A PURITON couple have discovered they have a World War II bomber buried in their back garden.

The German Heinkel was shot down by British air ace Robert Stanford-Tuck on August 14, 1940 – and now a team of archaeologists plan to excavate it from Andy and Betty Jennings’ property.

The incident, known as Eagle Day, caused commotion among residents at the time and was reported by the Mercury.

Mr Jennings said: “It came as quite a surprise and we are really quite excited by it. We had no idea it was there until the archaeologists got in touch.

“We have scraped the surface and found strips of metal with German writing on them. There are two areas of land where the engines are expected to be and because of their weight, they could have been buried as much as 6ft deep. I think it will be absolutely fascinating.”

Mr Jennings said he would be volunteering to help and has been assured their garden will be put back to its original state.

A team of aviation archaeologists have been granted a licence from the RAF to excavate and initial investigations have identified the site of two Daimler Benz engines, and possibly parts of the cockpit and forward machine guns.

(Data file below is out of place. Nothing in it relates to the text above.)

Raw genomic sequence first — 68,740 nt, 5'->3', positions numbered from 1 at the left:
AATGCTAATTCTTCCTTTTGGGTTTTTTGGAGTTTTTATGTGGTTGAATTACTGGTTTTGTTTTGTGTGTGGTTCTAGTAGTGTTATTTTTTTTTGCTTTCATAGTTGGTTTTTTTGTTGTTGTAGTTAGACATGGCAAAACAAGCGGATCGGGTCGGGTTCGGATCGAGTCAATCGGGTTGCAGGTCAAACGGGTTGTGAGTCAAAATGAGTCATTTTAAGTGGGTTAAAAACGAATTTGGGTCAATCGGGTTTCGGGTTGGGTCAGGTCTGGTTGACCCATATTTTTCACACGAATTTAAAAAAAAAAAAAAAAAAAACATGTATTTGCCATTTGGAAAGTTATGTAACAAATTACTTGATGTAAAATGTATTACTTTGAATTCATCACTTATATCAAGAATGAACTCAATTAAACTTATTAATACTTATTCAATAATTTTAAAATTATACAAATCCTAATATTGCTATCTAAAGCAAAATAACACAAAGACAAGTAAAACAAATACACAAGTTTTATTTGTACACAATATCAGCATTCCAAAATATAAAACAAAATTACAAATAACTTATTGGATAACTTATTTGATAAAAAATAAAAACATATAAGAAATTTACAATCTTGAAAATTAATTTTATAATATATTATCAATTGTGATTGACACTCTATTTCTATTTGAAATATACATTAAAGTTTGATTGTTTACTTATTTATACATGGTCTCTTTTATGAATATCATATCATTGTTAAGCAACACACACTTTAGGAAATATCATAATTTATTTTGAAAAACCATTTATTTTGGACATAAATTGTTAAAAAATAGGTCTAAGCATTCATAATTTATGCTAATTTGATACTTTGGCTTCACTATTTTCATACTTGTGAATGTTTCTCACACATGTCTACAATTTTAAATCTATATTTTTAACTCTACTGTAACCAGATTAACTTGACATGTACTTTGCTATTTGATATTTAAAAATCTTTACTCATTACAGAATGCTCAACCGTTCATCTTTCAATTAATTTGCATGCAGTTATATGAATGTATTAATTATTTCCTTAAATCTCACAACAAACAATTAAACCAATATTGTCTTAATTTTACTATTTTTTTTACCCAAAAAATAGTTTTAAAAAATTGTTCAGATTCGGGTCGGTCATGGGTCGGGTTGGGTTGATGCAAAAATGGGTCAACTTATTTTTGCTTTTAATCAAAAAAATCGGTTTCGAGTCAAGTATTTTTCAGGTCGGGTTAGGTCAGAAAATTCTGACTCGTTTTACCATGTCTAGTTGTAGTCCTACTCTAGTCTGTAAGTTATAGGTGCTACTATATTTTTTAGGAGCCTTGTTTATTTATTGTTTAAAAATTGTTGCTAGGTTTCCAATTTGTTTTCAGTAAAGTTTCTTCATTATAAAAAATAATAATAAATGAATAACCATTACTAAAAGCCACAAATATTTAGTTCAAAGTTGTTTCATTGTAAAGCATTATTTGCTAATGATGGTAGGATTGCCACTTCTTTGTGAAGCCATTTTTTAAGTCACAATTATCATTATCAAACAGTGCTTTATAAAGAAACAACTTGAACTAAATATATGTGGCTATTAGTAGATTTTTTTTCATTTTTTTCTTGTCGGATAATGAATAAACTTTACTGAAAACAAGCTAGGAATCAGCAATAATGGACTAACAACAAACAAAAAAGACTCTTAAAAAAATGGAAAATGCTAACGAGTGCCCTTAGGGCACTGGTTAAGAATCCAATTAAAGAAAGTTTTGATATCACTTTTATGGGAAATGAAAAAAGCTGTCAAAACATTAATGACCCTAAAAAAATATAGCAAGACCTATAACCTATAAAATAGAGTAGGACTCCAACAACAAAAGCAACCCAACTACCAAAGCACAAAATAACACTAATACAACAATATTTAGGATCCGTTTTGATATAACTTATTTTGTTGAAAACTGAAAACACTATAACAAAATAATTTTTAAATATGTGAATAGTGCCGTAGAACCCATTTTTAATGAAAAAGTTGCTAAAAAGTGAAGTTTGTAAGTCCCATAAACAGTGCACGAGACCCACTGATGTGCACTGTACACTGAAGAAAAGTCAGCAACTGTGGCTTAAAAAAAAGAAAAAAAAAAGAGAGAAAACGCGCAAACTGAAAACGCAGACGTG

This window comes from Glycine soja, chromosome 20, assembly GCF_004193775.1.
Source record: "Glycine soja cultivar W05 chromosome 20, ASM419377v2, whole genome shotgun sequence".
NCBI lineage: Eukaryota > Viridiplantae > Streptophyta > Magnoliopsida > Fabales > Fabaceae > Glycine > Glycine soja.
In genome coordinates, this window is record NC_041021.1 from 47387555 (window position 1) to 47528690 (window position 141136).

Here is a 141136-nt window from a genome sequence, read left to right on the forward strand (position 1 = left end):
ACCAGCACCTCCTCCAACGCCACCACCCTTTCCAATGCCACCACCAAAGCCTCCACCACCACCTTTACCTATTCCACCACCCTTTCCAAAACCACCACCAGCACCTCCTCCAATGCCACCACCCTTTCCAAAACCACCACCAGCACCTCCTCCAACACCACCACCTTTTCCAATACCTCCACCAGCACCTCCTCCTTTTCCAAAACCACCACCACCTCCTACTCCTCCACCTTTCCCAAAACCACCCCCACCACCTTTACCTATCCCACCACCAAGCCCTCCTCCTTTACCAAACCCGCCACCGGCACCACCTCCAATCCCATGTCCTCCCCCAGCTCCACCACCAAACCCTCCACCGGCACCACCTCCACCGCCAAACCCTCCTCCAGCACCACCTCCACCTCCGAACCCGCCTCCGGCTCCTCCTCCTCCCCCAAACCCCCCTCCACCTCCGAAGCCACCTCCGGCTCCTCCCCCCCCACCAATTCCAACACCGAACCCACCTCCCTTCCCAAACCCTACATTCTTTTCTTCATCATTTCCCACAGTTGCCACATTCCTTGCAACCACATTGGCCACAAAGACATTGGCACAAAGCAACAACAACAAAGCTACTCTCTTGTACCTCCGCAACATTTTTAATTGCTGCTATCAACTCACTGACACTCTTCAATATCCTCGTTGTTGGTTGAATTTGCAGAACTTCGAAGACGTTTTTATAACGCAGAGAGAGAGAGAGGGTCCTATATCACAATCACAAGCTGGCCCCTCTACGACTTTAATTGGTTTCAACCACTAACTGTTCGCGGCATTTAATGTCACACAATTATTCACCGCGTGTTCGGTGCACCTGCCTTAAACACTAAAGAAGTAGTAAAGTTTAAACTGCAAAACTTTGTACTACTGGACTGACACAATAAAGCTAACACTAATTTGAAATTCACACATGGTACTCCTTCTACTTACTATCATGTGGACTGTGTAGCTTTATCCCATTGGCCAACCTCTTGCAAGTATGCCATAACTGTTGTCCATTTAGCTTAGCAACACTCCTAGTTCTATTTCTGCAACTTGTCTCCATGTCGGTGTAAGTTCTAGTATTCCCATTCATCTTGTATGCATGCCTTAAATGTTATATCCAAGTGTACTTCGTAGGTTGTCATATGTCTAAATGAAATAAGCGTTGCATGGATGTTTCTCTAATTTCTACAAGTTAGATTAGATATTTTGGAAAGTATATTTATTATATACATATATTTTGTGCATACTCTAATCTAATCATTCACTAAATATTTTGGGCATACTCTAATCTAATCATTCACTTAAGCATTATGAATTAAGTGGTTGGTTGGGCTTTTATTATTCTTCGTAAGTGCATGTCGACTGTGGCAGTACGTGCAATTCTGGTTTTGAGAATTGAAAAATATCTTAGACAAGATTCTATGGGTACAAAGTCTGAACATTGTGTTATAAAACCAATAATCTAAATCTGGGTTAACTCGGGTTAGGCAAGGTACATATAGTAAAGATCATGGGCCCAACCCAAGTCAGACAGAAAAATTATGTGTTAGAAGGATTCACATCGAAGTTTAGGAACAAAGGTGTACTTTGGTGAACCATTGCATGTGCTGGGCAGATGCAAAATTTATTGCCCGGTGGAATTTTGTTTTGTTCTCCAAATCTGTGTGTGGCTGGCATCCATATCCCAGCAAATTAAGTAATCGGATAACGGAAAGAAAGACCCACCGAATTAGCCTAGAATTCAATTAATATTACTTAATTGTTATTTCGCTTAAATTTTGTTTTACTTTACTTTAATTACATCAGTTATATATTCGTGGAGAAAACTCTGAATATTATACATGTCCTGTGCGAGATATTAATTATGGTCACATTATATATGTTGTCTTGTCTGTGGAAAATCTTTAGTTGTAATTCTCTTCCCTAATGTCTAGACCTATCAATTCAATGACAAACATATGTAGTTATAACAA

Small pieces of aluminium from the disintegrated aircraft have already been dug up from 3ft under.

One of the archaeologists, Gareth Jones, said: "Until recent times it was thought this historic site was built over. However, modern aerial photography and ground penetrating radar suggests that under the lawn lies a time capsule of artefacts from that event not seen in over 70 years.”

Mrs Jennings said: “"It's interesting but it seems a shame to dig it up when it's been there all this time. I'm not worried about the rose bush [to be dug up] though - it's old, but nice."

Wing Commander Tuck shot down a total of 30 enemy fighters before his luck ran out in January 1942.

The German plane had been targeting Cardiff Docks and Bristol Aircraft works at Filton. The German pilot Otto Uhland was reported to have said he went to Bristol University and because of this he deliberately dropped his bombs short.

And reports at the time show how German radio operator Edo Flick was shot in the neck by an ‘overenthusiastic member of the Home Guard’.